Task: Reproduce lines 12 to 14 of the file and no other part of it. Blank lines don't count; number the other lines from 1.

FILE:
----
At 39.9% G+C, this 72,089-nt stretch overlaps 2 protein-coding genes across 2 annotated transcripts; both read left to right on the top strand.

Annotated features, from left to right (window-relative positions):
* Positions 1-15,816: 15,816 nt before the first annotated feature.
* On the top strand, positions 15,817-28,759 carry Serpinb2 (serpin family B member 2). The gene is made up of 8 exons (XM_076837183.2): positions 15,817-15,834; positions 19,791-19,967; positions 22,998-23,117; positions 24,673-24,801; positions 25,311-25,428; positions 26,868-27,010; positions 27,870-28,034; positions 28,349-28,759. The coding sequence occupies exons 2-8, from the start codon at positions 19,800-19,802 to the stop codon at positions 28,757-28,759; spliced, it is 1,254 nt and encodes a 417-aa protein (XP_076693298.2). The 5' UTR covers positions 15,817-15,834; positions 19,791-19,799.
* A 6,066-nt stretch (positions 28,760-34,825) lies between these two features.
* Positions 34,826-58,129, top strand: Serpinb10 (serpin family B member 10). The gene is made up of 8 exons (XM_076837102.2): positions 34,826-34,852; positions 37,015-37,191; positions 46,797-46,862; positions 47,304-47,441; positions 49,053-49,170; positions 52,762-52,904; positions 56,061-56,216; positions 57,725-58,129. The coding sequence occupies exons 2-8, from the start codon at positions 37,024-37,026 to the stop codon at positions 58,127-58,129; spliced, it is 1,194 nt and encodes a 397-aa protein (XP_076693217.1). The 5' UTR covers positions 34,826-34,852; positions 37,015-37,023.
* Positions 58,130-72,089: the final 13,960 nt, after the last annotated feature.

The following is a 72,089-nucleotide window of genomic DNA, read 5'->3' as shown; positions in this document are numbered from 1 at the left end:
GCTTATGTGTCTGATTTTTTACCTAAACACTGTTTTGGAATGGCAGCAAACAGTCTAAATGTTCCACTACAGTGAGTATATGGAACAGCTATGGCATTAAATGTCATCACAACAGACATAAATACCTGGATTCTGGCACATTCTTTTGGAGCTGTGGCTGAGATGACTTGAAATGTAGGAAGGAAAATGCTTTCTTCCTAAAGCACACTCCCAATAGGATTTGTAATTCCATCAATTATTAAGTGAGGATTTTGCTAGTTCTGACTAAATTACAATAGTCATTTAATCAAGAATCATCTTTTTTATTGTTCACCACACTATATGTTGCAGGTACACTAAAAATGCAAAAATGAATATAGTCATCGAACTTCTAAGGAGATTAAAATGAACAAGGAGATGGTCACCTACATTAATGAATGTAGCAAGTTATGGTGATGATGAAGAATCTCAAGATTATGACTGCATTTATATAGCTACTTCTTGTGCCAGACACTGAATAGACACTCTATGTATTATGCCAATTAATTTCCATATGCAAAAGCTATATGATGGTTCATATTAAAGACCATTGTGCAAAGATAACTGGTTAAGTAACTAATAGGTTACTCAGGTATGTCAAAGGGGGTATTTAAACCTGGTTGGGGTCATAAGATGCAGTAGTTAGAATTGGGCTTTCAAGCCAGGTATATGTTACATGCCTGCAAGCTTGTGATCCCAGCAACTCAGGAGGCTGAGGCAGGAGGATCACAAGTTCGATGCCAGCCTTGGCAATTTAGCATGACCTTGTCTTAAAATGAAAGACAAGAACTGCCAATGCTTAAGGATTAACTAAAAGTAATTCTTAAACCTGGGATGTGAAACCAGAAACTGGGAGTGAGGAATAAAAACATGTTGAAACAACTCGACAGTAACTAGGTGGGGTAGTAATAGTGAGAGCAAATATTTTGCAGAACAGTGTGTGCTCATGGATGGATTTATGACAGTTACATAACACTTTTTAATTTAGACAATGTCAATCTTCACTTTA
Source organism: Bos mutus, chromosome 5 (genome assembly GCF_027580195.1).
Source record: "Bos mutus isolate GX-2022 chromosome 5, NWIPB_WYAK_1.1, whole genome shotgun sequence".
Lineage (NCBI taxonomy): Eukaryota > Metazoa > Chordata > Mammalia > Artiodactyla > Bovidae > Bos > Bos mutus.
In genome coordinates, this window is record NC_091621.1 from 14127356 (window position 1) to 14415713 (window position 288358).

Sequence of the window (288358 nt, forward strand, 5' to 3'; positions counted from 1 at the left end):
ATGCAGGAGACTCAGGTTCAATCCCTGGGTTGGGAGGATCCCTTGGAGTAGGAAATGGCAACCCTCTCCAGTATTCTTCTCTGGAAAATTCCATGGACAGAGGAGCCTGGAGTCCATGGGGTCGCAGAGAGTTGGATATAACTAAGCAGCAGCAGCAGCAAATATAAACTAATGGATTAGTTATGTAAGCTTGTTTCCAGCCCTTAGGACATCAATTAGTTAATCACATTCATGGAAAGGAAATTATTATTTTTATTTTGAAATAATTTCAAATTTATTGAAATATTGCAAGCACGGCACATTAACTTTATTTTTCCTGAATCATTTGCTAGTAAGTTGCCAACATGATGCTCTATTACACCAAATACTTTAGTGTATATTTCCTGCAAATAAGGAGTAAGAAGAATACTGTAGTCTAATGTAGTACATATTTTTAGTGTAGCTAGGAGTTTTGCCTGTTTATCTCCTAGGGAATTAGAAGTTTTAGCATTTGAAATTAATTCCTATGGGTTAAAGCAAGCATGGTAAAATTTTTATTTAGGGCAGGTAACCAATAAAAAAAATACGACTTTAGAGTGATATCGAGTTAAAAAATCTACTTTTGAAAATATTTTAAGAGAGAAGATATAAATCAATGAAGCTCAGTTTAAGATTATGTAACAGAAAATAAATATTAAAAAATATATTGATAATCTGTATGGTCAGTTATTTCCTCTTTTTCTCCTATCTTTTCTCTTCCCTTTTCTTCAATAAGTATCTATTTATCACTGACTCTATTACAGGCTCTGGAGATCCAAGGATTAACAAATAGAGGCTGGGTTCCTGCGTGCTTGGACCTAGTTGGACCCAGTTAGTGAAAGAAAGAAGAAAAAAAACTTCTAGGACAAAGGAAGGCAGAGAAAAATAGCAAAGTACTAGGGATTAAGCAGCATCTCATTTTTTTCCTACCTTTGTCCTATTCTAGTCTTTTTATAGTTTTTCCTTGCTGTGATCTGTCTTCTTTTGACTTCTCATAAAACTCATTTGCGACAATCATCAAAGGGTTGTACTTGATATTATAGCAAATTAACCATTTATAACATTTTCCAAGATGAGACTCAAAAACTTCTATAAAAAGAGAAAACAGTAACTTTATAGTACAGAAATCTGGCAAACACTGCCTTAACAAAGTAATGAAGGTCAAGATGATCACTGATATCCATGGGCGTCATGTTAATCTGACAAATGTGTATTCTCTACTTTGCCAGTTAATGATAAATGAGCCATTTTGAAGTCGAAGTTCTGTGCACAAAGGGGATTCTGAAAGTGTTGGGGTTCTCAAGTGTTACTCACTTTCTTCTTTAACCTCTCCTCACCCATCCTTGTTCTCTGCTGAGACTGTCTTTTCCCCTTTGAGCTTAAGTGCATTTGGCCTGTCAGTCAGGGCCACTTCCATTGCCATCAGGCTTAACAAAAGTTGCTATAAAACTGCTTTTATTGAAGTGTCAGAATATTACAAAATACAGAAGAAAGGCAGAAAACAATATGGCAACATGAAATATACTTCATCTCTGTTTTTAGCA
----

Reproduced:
Lineage (NCBI taxonomy): Eukaryota > Metazoa > Chordata > Mammalia > Artiodactyla > Bovidae > Bos > Bos mutus.
In genome coordinates, this window is record NC_091621.1 from 14127356 (window position 1) to 14415713 (window position 288358).

Sequence of the window (288358 nt, forward strand, 5' to 3'; positions counted from 1 at the left end):